I’m writing this post as a result of a comment on my timeline regarding the death of a police dog. The comment read:
it just hurts me that dogs do not get to make the same conscious decision that a person makes when joining the force…….the conscious decision of knowing that they may lose their life in the line of duty. Is it fair for us as humans….to make that decision for them?
I feel this comment came from the heart, but the person may not be clear on the real “choice of a dog.” In order to avoid anthropomorphizing the dog, we have to understand that dogs are not able to make any choices based on the future. The dog lives in the here and now. As an example, dogs may mourn the loss of their master, but that mourning is soon forgotten if they end up in a good home. Dogs don’t think they might get killed by the car they are running in front of or that they might lose their life by fighting a dog that is 4 times their size. Dogs rely on humans to make decisions for them. It is part of our pact that we formed 100,000 years ago. We have a spiritual understanding that just works.
So then we must address the fact that people put dogs into a place that may hurt them, and the answer to this is 100% YES. We do that everyday. This is not limited to police dogs, detection dogs and such, but our very own pets. Pet dogs are at a greater risk of injury than these skilled working dogs. Pet dogs die of countless causes that are needless; car accidents, poisoning, fights and more. Yet that is par for the course. Working dogs are trained to perform a duty; this I can tell you from experience is a duty they love. Give any police dog the choice between laying on the couch watching Oprah and chasing a bad guy with a good bite at the end and ALL of these dogs will choose the bite. Dogs love to work and working dogs are living their dream 100%. I can’t say that for most pets. I truly believe that most pets are miserable when they live with people who try to treat them as if they were human. They don’t want to be dressed up in costumes and lay in your lap all day. They want to run and play rough, they want to bark and chase and dig – they’re dogs. So often humans take this away from the dog thinking they are giving the dog what he really wants, when in fact they are anthropomorphizing the dog.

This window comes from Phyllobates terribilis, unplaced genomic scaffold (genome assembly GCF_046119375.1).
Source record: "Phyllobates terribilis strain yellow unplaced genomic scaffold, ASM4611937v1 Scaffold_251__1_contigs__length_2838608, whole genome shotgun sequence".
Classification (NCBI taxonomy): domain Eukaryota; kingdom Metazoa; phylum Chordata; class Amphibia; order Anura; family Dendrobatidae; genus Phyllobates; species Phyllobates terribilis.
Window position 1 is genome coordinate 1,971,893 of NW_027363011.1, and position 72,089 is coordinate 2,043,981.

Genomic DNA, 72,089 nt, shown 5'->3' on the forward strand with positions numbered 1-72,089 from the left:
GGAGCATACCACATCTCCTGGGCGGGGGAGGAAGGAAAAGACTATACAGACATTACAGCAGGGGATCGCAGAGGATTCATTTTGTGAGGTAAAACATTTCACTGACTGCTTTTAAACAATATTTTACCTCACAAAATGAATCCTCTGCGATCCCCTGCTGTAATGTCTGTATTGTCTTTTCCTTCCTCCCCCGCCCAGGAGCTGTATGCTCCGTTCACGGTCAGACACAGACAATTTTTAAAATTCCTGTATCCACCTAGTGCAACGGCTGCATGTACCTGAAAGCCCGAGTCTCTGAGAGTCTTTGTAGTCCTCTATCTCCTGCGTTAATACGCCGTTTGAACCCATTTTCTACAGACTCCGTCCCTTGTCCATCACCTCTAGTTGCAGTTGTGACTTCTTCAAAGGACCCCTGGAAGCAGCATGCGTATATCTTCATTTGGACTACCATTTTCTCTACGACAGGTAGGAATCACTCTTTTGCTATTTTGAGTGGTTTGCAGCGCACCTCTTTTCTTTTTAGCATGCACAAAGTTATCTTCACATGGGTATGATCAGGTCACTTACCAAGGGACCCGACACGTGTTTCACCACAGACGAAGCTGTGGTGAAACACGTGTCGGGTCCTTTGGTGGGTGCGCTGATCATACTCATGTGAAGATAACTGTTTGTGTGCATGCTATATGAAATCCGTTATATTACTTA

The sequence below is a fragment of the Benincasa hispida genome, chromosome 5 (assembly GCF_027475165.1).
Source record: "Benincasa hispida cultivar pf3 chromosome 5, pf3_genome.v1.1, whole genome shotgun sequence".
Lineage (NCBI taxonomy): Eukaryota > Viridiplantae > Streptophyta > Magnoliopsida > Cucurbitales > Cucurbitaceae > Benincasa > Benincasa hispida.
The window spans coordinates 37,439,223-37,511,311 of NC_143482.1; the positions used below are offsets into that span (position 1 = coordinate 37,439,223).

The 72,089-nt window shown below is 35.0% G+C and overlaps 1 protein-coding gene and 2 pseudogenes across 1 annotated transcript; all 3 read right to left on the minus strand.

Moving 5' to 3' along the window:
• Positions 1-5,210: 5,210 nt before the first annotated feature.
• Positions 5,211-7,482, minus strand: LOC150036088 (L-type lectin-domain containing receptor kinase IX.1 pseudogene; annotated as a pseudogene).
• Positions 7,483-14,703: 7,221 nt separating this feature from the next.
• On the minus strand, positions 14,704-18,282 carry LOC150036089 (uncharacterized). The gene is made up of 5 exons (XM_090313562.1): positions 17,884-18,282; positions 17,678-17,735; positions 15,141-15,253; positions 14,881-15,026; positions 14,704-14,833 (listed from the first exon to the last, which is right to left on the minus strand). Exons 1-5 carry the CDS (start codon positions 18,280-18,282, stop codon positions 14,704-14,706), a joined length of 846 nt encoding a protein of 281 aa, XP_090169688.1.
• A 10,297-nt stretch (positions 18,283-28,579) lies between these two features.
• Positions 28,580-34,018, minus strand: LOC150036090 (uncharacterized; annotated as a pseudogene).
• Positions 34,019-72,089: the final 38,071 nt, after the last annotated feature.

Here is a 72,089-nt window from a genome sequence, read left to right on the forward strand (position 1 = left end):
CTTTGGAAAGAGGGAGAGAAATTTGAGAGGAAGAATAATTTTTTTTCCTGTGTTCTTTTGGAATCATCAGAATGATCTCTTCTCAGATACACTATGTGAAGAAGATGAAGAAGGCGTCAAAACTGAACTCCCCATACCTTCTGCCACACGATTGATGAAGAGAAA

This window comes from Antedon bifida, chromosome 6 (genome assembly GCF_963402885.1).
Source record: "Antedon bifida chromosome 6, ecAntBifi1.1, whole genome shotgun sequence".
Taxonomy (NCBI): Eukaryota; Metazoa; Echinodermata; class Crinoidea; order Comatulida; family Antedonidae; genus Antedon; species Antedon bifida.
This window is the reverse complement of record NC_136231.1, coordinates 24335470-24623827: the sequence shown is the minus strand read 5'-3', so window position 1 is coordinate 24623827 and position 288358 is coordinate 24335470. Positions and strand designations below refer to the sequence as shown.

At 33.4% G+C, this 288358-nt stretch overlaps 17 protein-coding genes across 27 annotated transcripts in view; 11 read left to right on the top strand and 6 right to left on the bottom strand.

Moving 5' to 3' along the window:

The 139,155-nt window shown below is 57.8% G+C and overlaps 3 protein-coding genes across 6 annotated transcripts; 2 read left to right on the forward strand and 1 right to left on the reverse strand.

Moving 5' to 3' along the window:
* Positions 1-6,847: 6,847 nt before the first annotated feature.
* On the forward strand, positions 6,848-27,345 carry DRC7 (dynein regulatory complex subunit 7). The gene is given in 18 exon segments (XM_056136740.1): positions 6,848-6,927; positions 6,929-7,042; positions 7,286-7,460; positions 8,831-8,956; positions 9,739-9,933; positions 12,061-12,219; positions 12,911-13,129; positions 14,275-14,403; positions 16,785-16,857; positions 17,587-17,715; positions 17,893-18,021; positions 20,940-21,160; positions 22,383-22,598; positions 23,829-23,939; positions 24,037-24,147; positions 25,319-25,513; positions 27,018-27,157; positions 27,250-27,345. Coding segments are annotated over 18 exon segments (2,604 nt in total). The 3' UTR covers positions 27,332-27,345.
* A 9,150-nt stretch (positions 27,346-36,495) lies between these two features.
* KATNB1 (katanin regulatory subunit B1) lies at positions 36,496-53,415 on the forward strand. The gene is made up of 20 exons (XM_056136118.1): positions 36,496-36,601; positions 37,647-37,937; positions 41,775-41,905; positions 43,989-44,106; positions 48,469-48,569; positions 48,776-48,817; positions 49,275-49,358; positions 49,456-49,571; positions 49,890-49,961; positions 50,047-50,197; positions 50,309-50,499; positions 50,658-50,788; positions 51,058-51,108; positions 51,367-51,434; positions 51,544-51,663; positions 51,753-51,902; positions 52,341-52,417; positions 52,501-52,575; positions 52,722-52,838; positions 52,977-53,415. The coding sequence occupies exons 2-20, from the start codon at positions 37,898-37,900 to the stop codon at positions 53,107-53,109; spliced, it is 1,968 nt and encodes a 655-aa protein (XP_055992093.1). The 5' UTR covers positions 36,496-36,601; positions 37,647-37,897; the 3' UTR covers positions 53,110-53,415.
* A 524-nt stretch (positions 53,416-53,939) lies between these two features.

Service dogs live a great life. They are trained for these skills, often since they are puppies. Almost every service dog trainer currently uses motivational or balanced training methods to teach the dogs their skills. Service dogs live with their handlers and spend more time with their humans than most pets who wait at home for their humans to return from work. If I had the choice, I’d come back as a police dog and take down some bad guys. Service dogs are living the meaning of being dogs, working for reward and always interacting with their human partners. They are practicing a skill that they see as a game with a huge reward at the end. They are taught the skills they need and they are dogs that exemplify what a dog is; a being that hunts, stalks, chases and bites for its reward. You can extrapolate that into any part of service dogs from scent detection to protection, there is still the same core foundation to what they do; they seek, find and get rewarded. This is the same thing the wolf does. He smells the rabbit, sees the rabbit, stalks him, chases him, bites him and eats him.
If you really love dogs you will understand that service dogs are balanced and very happy dogs, just like the dog(s) you love –probably more so. If your dog could talk he’d probably tell you that he’d rather be a police or detection dog.
So, we may feel sorry for the loss of a police dog that is killed in the line of duty, but we must appreciate fully that this dog lost his life while he was doing what he loved. No dog was ever “forced” to go chase a bad guy, they run in 100% on their own. My heart goes out to any dog that loses life or limb in service, but I know that they love their work and do it from the heart.